You'd see less speeding on arterial streets if the traffic lights were timed to encourage adherence to the speed limit.  Proper timing of traffic lights reduces travel time and fuel use as well.  But, particularly in complex road networks, timing and volume interact often to everyone's disadvantage.  Better microchips, though, and traffic light aggravation diminishes.
Detectors at intelligent intersections are tracking traffic patterns, volume, and speed, all of which is routed to a city’s central traffic management system to be considered alongside detections from surrounding intersections.

The data gathered can unlock street grids, reducing congestion by self-learning from traffic patterns the intersections see on a daily basis. One of Siemens’s traffic management systems, TACTICS 3, marries data calculation and visualization, offering a traffic engineer or control center operator a way to search & filter for problem intersections. It works for street grids ranging from 30 intersections to 800.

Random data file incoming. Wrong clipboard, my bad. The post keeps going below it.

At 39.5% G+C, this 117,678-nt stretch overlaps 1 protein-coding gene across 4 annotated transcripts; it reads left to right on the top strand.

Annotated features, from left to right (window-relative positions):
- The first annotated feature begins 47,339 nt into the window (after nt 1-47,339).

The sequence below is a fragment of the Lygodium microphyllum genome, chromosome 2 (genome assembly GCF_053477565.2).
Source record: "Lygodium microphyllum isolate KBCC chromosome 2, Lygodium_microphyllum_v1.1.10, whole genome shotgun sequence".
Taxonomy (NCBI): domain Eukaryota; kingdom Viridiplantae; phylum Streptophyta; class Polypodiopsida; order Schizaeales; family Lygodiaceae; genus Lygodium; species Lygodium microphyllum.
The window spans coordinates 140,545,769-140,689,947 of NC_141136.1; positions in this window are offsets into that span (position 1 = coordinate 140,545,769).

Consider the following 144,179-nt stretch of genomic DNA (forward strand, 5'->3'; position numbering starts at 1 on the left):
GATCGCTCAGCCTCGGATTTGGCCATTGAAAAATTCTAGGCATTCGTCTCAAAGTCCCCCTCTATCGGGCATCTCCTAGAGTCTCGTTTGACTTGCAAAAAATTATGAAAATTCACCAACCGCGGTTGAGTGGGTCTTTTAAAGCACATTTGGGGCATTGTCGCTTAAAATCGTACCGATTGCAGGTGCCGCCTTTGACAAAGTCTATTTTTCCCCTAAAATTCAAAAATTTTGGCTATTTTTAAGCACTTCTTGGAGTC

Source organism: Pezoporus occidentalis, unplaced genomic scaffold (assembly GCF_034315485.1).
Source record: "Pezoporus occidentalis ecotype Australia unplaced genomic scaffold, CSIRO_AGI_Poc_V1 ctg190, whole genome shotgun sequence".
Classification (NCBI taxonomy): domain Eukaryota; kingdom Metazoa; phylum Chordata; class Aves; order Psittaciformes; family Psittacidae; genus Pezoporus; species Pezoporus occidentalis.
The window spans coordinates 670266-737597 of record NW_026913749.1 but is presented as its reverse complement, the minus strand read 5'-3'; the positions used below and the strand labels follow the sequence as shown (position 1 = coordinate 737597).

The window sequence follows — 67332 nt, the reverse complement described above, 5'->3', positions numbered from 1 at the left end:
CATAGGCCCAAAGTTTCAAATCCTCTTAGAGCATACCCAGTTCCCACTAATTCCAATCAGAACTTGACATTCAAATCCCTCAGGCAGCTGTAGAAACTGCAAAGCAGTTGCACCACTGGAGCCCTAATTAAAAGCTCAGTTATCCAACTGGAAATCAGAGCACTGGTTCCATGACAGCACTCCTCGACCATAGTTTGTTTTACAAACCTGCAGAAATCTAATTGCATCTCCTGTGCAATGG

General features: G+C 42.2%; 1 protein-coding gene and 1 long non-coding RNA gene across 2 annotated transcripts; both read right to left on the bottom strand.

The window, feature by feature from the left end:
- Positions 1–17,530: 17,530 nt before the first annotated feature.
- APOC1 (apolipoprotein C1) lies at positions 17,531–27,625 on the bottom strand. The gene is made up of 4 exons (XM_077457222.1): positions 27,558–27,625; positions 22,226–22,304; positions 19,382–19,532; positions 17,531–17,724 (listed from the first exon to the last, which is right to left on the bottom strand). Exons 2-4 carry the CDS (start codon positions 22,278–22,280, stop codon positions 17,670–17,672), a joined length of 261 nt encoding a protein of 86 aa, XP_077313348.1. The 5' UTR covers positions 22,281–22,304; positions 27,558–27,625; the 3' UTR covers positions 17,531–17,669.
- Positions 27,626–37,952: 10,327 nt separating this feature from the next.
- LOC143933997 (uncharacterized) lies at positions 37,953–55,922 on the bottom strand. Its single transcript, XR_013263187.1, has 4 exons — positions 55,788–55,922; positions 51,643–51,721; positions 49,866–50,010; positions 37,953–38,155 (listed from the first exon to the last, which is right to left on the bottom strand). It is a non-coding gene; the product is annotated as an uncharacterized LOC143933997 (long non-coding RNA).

If this sounds a little bit like centralized traffic control on the railroads, with a dispatcher or train director responding in real time to the progress of trains and setting signals so as to expedite their progress it does.  And note that "traffic engineer or control center" locution.  Information technologies provide information, perhaps in a fashion transparent enough that one does not require a masters in engineering to understand and respond in real time.  Perhaps such jobs will be ways to keep senior highway department workers employed indoors in bad weather.

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